In May, we brought together representatives of the 11 programmatic grants in health and health equity at a workshop in Montreal. This event facilitated cross-team exchanges and consolidated early outcomes related to health equity and population health interventions. Teams shared early outcomes of their research and identified ways in which these findings are beginning to shape policy, practice, and methodological innovations related to health equity.

CIHR was a proud sponsor of Public Health 2014, the Canadian Public Health Association's (CPHA) annual conference, again in 2014. The Conference was held from May 26-29 in Toronto and brought together close to 1000 delegates to share public health knowledge and forge new collaborations. We want to thank INMD, III, ICRH, IAPH, IGH and the Citizen and Patient Engagement Branch for their financial and in-kind contributions this year. Summaries of the various sessions CIHR sponsored at the conference are included in this newsletter.

Finally, five events were held as part of the Clyde Hertzman memorial dialogue series in Vancouver, Toronto and Montreal between January and May. The events covered a range of topics including biological embedding, community mobilization and health data reporting. All related to the theme of early childhood development and health equity from the start and signal the extensive research and knowledge translation contributions made by Clyde.

Have a safe and enjoyable summer.

Nancy Edwards

Public Health 2014

Public Health 2014, the Canadian Public Health Association's (CPHA) annual conference, brought together about 1000 public health practitioners, researchers, policy-makers and students from across the country and internationally to share public health knowledge and forge new collaborations.

Student and Early Career Researcher Forum – May 26th, 2014

By Andrea Perna, CPHA Conference Steering Committee Student Representative, and Annie Dushesne, CPHA Board Student Representative

This year Public Health 2014 attracted close to 200 students and trainees from Canada and abroad who were eager to present their research and network with peers and leaders in public health. Each year, students and trainees are invited to take part in events meant to foster opportunities for skill-building and networking. This year, CPHA worked in collaboration with CIHR-IPPH and the Association of Schools of Public Health in the European Region (ASPHER) to organize the first Student and Early Career Researchers' Forum. About 55 people attended the inaugural event. The forum was designed to highlight student and trainee research, provide insightful information on current opportunities in public health, and promote networking. The 13 most highly ranked abstracts and 10 most highly ranked posters submitted by Canadian and European students and trainees were selected to be showcased at the forum. A vast array of health-related research was displayed via oral and poster presentations. Prizes were awarded to Jessica Wu and Stéphanie Ward for outstanding oral and poster presentations, respectively. The forum also featured a keynote address by Dr. Nancy Edwards, Scientific Director at CIHR-IPPH and Distinguished Professor at the University of Ottawa. Dr. Edwards gave an inspiring talk depicting her journey as a public health researcher and providing detailed information on current opportunities in public health. The high turnout of students and trainees, impressive oral and poster presentations and inspiring keynote address truly made the forum a great success!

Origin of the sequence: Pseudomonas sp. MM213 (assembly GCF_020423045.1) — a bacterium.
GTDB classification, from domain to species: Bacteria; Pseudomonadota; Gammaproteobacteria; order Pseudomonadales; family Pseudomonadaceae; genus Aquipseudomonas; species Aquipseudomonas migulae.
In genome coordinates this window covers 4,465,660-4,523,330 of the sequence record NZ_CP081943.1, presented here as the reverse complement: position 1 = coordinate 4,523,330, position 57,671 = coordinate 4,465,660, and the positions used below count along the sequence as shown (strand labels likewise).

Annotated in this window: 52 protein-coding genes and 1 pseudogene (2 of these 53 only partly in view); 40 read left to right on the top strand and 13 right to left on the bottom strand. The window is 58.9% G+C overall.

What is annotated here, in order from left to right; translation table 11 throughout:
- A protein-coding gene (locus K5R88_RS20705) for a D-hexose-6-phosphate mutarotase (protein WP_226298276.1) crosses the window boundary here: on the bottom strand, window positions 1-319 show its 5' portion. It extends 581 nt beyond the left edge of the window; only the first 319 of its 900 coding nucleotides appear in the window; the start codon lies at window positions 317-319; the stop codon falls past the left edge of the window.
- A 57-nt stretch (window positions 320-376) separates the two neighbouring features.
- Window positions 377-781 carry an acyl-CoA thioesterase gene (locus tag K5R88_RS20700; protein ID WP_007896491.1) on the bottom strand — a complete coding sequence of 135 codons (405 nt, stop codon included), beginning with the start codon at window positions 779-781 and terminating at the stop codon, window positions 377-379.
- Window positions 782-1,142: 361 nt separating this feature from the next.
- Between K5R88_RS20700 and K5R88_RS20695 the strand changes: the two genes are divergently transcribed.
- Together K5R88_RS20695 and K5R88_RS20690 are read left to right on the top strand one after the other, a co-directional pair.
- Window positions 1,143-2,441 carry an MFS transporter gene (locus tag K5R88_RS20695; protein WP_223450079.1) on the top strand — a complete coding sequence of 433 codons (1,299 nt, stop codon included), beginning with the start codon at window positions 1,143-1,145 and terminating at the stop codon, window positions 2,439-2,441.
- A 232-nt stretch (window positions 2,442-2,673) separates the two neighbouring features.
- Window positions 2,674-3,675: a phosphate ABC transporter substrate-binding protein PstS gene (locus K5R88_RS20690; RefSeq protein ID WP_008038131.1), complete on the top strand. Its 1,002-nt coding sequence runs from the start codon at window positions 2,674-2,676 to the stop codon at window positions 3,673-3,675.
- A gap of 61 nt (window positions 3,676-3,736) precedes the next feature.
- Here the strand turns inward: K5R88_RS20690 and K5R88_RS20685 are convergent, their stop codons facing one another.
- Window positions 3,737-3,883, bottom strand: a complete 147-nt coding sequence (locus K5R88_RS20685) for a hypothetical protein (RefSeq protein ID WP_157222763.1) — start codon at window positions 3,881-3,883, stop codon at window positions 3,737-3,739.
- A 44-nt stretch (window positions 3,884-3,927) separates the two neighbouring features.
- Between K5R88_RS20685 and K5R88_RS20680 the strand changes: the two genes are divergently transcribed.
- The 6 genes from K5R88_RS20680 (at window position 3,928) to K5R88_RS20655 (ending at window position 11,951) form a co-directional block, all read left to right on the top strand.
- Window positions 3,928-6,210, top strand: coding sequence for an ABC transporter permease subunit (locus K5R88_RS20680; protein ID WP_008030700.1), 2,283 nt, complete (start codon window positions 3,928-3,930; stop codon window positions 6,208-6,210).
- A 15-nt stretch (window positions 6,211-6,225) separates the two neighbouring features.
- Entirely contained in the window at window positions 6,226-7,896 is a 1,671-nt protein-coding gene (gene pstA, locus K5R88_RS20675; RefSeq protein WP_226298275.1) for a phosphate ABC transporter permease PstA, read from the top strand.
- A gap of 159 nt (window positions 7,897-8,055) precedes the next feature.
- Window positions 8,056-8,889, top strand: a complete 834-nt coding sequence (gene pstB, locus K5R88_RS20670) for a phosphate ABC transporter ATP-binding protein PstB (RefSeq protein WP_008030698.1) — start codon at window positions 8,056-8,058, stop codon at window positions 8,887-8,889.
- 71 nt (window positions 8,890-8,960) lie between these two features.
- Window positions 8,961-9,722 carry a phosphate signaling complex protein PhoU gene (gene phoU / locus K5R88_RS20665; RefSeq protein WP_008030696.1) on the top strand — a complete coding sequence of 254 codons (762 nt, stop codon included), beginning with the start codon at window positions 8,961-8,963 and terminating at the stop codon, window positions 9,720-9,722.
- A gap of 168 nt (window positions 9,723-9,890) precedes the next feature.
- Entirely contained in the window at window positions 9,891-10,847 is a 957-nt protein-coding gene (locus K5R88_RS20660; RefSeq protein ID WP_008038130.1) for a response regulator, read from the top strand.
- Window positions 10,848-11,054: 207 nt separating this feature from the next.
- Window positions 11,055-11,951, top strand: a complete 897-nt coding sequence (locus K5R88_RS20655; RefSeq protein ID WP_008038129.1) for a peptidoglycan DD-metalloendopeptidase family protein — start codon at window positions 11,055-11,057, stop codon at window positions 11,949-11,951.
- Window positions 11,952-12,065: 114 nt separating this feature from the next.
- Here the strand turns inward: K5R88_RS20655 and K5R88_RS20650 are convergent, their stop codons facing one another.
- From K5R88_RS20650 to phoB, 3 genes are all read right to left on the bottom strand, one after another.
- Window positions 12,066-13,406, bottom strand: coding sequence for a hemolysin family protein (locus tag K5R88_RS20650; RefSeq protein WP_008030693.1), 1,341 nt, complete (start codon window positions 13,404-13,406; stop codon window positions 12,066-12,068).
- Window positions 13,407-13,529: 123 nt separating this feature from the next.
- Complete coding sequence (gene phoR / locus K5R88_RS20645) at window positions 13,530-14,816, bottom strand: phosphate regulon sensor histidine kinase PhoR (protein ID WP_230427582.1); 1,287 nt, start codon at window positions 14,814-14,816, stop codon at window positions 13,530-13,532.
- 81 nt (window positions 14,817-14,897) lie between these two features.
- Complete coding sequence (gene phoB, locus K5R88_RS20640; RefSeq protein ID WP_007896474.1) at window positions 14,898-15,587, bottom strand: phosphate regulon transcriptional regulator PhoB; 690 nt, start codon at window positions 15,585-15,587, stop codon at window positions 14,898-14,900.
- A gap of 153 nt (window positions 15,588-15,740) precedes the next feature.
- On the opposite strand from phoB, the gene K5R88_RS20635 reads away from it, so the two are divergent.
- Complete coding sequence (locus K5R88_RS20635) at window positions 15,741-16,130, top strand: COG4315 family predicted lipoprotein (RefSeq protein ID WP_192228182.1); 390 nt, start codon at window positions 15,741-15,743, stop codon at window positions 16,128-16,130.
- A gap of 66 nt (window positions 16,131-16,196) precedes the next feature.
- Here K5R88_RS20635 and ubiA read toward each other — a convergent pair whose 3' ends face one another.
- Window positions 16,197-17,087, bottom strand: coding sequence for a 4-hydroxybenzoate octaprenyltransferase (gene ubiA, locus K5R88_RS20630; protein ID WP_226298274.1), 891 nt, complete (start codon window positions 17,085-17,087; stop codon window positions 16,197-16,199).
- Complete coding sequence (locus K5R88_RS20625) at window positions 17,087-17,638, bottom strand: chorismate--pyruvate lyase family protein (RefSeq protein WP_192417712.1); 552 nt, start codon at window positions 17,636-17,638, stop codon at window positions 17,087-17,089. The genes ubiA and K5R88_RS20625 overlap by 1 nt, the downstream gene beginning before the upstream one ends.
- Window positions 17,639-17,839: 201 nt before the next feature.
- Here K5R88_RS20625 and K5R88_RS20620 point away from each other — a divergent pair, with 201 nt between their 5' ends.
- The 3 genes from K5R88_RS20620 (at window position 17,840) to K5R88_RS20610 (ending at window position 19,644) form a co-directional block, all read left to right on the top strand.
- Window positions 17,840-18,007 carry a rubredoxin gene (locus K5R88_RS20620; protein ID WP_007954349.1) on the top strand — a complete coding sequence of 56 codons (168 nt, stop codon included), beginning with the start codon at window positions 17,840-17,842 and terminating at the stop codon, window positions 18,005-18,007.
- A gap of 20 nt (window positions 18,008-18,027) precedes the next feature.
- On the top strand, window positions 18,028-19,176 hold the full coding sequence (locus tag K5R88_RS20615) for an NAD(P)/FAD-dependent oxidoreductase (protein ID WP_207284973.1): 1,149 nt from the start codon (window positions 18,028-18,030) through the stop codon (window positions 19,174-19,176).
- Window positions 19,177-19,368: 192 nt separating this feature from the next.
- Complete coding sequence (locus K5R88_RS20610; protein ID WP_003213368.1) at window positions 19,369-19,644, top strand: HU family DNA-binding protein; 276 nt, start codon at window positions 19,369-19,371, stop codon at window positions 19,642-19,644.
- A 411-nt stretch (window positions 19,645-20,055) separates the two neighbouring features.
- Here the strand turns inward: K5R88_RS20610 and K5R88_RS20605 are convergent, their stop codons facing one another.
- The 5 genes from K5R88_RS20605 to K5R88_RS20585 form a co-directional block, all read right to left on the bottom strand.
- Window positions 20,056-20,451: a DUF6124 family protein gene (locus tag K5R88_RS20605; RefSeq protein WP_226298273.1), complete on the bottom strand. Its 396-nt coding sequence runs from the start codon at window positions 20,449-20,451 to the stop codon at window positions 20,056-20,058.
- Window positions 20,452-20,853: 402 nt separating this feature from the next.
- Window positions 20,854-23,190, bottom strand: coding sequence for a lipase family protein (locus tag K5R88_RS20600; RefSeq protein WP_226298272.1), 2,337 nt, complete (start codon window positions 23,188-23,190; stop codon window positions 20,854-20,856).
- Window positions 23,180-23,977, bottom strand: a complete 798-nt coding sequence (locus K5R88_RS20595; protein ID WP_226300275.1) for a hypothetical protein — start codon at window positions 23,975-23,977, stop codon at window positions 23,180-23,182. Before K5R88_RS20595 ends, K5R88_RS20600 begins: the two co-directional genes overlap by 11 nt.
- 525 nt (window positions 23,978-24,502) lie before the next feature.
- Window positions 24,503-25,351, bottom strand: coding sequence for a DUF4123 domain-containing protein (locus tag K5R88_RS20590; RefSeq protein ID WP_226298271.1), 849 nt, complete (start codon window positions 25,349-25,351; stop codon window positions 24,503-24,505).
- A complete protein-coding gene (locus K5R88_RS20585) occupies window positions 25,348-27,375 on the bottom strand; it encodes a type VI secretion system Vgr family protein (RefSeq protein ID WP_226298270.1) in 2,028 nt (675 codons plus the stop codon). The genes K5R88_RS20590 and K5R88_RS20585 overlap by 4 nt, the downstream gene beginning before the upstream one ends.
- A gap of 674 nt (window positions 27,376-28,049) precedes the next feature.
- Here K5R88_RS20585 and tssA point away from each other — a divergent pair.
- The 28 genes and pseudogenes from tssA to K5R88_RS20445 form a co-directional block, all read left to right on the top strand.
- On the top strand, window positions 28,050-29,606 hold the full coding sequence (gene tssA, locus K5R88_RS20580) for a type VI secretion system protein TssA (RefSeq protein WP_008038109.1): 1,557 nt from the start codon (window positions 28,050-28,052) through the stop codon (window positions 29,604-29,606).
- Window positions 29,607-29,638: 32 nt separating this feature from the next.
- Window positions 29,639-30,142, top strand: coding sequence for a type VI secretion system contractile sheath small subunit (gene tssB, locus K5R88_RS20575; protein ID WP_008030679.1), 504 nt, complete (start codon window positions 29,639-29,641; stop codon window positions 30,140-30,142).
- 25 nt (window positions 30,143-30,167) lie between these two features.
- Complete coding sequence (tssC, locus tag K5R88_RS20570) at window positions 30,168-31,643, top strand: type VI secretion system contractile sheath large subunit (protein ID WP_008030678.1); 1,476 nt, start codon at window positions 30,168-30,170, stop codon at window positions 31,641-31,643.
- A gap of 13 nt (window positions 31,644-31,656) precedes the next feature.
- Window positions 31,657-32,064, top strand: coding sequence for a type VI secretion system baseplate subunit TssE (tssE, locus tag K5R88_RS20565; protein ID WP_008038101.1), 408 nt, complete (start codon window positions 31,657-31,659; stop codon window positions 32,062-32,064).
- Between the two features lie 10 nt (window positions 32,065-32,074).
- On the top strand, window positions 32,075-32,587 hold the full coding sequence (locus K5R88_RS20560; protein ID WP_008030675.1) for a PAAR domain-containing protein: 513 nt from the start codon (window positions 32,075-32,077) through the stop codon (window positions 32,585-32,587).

Photo: Ian Culbert, Executive Director, CPHA with student award winners
Jessica Wu (left) and Stéphanie Ward (right)

Population Health Approaches to Diabetes Prevention – May 27th, 2014

By CIHR-INMD and Emma Cohen, Knowledge Translation and Communications Manager, CIHR-IPPH


Photo: From left: Natalie Alméras, Doug Manuel, Gillian Booth, and Phil Sherman